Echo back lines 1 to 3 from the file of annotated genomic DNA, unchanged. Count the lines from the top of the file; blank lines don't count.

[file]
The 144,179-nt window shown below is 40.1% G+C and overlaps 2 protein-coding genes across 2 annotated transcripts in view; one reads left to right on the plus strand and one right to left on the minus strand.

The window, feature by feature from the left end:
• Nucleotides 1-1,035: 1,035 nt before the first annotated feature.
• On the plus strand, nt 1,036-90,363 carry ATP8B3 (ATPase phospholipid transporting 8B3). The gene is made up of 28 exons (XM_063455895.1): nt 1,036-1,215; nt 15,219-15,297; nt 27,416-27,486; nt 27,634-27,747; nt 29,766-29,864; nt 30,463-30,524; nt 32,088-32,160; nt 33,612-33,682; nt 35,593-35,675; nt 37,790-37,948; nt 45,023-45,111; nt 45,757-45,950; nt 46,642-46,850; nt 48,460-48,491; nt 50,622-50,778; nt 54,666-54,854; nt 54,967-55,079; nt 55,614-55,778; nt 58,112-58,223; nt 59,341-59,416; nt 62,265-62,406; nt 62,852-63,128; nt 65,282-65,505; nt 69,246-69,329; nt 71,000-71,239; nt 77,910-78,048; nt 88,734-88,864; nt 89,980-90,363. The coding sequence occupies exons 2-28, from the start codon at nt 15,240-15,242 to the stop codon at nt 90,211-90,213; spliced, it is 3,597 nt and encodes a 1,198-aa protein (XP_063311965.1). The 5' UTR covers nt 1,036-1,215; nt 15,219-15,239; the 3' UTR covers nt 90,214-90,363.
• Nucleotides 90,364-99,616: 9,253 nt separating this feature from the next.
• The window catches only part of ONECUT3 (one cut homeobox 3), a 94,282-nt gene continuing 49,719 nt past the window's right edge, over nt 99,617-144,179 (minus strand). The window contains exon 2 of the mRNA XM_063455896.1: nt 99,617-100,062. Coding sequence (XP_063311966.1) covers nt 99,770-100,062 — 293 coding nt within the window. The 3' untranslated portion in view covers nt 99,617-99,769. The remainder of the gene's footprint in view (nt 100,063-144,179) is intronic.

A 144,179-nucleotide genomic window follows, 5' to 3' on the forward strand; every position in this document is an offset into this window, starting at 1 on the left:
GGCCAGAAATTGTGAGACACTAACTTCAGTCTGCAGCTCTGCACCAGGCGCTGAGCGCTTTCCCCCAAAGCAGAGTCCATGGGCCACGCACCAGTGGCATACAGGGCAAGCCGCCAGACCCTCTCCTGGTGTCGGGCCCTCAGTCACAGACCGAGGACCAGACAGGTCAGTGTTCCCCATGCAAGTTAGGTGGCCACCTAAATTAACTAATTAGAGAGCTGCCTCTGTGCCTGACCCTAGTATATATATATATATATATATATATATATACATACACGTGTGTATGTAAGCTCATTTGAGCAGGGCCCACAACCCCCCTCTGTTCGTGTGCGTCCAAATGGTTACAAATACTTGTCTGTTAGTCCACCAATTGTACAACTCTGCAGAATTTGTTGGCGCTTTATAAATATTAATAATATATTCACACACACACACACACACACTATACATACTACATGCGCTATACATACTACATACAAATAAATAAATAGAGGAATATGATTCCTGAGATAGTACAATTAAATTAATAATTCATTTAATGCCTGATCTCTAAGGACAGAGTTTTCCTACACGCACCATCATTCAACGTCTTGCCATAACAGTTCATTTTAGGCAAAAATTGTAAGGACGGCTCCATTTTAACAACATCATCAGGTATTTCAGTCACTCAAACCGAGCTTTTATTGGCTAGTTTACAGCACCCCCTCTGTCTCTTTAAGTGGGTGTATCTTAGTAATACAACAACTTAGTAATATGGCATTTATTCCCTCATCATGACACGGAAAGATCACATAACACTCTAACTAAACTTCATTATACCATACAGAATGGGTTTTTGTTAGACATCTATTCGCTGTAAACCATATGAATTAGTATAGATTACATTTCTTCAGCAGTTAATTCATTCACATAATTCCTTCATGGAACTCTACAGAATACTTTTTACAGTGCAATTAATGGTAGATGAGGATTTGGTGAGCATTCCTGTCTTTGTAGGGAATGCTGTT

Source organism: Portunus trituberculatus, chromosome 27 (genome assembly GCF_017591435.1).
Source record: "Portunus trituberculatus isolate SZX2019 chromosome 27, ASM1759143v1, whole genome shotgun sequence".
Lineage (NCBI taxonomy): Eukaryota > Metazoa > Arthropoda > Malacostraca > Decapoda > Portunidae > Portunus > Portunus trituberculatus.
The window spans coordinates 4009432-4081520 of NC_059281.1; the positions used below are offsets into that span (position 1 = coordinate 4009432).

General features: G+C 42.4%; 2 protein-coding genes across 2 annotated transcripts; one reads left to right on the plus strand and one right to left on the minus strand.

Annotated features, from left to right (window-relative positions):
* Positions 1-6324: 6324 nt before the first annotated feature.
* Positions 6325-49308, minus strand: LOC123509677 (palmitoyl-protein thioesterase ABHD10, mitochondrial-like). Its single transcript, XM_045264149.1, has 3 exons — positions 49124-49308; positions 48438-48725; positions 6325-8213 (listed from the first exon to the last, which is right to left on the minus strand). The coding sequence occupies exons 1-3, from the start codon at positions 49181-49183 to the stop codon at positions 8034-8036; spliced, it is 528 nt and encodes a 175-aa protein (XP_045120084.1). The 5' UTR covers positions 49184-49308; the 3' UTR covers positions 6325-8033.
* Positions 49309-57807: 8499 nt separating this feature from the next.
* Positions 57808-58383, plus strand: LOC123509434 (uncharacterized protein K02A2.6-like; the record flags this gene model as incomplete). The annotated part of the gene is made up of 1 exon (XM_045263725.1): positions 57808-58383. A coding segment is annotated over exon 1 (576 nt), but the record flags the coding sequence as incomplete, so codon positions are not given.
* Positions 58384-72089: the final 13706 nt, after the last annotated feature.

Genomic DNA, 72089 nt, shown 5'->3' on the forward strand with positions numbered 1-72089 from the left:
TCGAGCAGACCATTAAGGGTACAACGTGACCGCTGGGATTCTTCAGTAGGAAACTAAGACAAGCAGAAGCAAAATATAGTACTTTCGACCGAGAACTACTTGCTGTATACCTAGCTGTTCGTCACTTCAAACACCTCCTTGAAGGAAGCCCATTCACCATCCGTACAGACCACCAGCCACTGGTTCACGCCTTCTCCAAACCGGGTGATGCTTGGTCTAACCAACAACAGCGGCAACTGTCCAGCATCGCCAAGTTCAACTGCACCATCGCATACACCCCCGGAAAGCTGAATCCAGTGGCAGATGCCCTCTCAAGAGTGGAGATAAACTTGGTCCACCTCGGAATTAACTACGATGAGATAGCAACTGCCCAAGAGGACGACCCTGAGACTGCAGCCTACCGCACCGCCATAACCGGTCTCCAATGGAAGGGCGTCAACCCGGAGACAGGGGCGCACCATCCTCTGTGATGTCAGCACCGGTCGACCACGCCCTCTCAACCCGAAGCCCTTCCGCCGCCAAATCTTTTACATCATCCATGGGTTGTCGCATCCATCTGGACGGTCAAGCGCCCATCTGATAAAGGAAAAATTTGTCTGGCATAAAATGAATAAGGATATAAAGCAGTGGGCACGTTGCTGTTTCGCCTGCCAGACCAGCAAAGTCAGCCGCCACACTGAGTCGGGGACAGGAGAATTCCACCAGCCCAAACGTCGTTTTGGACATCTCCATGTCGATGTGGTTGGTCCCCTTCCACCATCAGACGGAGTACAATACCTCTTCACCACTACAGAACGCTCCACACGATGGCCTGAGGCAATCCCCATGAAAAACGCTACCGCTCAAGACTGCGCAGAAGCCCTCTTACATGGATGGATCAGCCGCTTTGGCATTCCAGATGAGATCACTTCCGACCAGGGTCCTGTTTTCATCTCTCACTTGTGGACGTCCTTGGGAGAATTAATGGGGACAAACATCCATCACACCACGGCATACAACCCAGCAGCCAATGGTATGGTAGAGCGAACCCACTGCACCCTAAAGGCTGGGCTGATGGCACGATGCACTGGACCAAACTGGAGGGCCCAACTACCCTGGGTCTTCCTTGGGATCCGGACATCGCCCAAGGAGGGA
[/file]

The 144,179-nt window shown below is 40.1% G+C and overlaps 2 protein-coding genes across 2 annotated transcripts in view; one reads left to right on the plus strand and one right to left on the minus strand.

The window, feature by feature from the left end:
• Nucleotides 1-1,035: 1,035 nt before the first annotated feature.